One last week of sins before the end!
Avengers #34. Writer: Jonathan Hickman. Penciler: Leinel Francis Yu. Inker: Gerry Alanguilan. Colorists: Sunny Gho & Matt Milla.
Not so much an Avengers story but a Captain America time-travel joint that really gets to the heart of the character and his place as an Avenger. It was really nice seeing Iron Lad back as things got very timey wimey for Cap, who journeys ahead in time and is threatened by three incarnations of Kang. It really is a long conversation between Cap and the Kangs as Cap realizes that he must stop the Cabal led by Tony Stark in the present day. I’m not sure I want another Avengers vs. Avengers story, but the high concepts thrown out by Hickman do make this book a compelling read. Cap does not blink from time travel, from time lords, or space gods, he sees this adventure as just another chance to help people, and with the time of Steve Rogers coming to a close (at least until the next film), isn’t that what Cap is all about?
Guardians of the Galaxy #18. Writer: Brian Michael Bendis. Pencils: Ed McGuinness. Inks: Mark Farmer. Colorist: Justin Ponsor.
Since Bendis relaunched the Guardians of the Galaxy, hardcore fans have been wondering: How the heck is Star-Lord still alive after he sacrificed himself to stop Thanos at the end of the Abnett and Lanning run? For that matter, how did Thanos survive and where the heck was Richard Ryder? This Original Sin tie-in issue was supposed to answer all those questions, and it kind of got one-fourth there, but at the end of the issue, readers still are left wondering. I’m not sure how this issue ties to Original Sin; I guess Gamora might have gotten an inkling that Star-Lord was lying about his time in the Cancerverse, but she was not present for the Watcher eye explosion, so any Original Sin threads are ambiguous at best. Maybe it all connects thematically? Whatever the case, what this issue does contain is a pretty killer cosmic story, an awesome knockdown, drag-out between Thanos, Nova,, Star-Lord and Drax, and killer art by the great Ed McGuinness who was born to draw Thanos. The issue is a fragment of something very cool, big and exciting, but a fragment nonetheless. I really want to know how everyone survived and where, if anywhere, the original Nova is. I’m a little disappointed I have to wait another issue to get all the answers, as things seem a little decompressed, but I have to admit, I can’t wait to find out everything and isn’t that the important thing? My only major criticism is, doesn’t Thanos look a little too friendly on that cover? He looks like a mascot to a burger chain, not a cosmic death god.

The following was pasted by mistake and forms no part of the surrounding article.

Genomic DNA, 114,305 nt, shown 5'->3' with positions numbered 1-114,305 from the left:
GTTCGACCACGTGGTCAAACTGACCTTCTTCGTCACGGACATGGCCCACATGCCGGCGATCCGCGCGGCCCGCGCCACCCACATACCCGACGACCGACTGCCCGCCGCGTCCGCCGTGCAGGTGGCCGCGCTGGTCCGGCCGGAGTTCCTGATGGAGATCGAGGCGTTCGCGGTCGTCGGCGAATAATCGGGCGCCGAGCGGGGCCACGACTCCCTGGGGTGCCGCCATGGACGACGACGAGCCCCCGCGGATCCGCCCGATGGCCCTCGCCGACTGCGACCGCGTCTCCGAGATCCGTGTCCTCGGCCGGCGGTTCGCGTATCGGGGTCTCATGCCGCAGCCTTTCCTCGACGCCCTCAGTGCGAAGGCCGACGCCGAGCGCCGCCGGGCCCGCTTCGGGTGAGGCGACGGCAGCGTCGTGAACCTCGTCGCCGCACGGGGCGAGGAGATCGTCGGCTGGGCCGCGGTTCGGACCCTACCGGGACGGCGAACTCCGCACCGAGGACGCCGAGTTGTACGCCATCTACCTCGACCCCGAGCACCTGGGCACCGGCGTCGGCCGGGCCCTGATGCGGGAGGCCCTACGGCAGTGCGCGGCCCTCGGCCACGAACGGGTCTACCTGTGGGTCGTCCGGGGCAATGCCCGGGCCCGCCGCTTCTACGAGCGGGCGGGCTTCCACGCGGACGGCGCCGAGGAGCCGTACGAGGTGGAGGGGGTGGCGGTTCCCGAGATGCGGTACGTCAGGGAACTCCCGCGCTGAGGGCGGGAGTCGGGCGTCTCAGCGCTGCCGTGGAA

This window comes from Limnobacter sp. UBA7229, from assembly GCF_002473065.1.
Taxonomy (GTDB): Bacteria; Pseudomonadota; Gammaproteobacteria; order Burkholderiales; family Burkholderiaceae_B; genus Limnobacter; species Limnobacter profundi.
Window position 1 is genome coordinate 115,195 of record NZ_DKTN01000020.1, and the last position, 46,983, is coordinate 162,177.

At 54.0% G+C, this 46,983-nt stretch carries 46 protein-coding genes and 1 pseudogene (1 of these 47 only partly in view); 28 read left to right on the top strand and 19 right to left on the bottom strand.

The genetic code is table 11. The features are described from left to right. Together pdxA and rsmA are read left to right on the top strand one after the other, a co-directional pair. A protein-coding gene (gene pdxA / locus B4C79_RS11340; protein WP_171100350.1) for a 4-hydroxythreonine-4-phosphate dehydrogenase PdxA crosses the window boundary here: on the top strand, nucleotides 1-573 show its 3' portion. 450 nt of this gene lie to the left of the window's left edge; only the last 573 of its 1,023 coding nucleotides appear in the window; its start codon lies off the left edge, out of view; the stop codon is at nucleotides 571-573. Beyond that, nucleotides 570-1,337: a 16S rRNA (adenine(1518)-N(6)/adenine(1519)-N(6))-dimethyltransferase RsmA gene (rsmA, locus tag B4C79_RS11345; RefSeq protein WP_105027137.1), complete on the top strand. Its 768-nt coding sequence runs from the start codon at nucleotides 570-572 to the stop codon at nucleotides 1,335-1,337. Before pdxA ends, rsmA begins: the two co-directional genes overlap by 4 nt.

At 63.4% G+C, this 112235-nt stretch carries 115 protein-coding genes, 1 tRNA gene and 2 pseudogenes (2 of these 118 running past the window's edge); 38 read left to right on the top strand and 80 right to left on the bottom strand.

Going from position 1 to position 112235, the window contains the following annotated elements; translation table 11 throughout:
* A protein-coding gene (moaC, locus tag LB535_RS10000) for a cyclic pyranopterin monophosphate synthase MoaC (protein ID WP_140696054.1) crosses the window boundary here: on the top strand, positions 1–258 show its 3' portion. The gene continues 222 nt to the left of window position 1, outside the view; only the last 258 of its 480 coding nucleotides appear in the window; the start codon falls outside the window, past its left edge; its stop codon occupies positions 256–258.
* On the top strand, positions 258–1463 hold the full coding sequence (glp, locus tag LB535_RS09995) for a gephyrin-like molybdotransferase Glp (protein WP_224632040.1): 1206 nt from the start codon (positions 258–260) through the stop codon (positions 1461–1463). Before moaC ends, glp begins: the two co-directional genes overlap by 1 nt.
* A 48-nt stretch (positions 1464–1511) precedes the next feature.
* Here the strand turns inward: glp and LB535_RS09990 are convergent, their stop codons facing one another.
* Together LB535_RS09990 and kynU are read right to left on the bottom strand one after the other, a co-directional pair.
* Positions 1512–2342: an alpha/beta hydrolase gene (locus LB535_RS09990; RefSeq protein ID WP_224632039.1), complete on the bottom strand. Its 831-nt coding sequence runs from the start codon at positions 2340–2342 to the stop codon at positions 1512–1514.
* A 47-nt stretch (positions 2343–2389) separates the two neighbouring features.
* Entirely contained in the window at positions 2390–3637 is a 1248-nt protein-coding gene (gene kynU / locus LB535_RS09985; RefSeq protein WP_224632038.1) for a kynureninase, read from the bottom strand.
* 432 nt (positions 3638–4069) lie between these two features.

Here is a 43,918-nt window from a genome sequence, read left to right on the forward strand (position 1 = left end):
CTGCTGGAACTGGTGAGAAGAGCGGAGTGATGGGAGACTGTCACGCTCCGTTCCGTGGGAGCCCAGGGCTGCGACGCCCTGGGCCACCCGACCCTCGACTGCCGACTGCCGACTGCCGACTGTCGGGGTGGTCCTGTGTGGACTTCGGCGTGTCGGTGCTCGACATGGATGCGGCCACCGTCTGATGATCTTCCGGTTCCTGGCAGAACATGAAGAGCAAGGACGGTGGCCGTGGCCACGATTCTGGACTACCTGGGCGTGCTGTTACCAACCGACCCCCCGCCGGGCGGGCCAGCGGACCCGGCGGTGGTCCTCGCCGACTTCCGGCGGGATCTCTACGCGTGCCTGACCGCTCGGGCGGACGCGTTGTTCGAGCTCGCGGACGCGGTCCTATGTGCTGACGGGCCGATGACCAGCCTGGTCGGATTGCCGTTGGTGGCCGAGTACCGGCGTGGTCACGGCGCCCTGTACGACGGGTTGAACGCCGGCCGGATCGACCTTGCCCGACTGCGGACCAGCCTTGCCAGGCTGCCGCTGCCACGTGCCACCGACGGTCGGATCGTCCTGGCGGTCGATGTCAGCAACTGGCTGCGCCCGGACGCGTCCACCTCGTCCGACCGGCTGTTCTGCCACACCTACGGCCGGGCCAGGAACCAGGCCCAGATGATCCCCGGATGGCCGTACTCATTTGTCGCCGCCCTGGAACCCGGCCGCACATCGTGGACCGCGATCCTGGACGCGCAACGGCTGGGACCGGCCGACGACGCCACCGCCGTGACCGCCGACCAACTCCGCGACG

Original Sin: Thor & Loki: The Tenth Realm #4. Story: Jason Aaron & Al Ewing. Script: Al Ewing. Pencils: Simone Bianchi & Lee Garbett. Inks: Bianchi, Riccardo Pieruccini, Garbett. Colors: Adriano Dall’Alpi & Nolan Woodard.
Man, Aaron and Ewing know their way around a Thor story, and this one is pretty important considering Marvel is taking the plunge on adding a sister to Thor’s family. This issue deals with Loki’s gender changing and betrayal of Thor, and the Thunder God’s capture at the hands of the Angels of Heaven. What follows is a story that is pure Thor and Loki, as the God of Mischief reveals his true motivations (they’re complex) and Thor shows the Angels what a storm in Heaven looks like. This book scratches all the itches a good Thor book should, and if this is any indication, Angela should fit in this world nicely. The art by Bianchi and Garbett is pitch perfect for this sort of thing, with enough sturm und drang to satisfy even the most hardcore fantasy fan. And that last page return … Nice!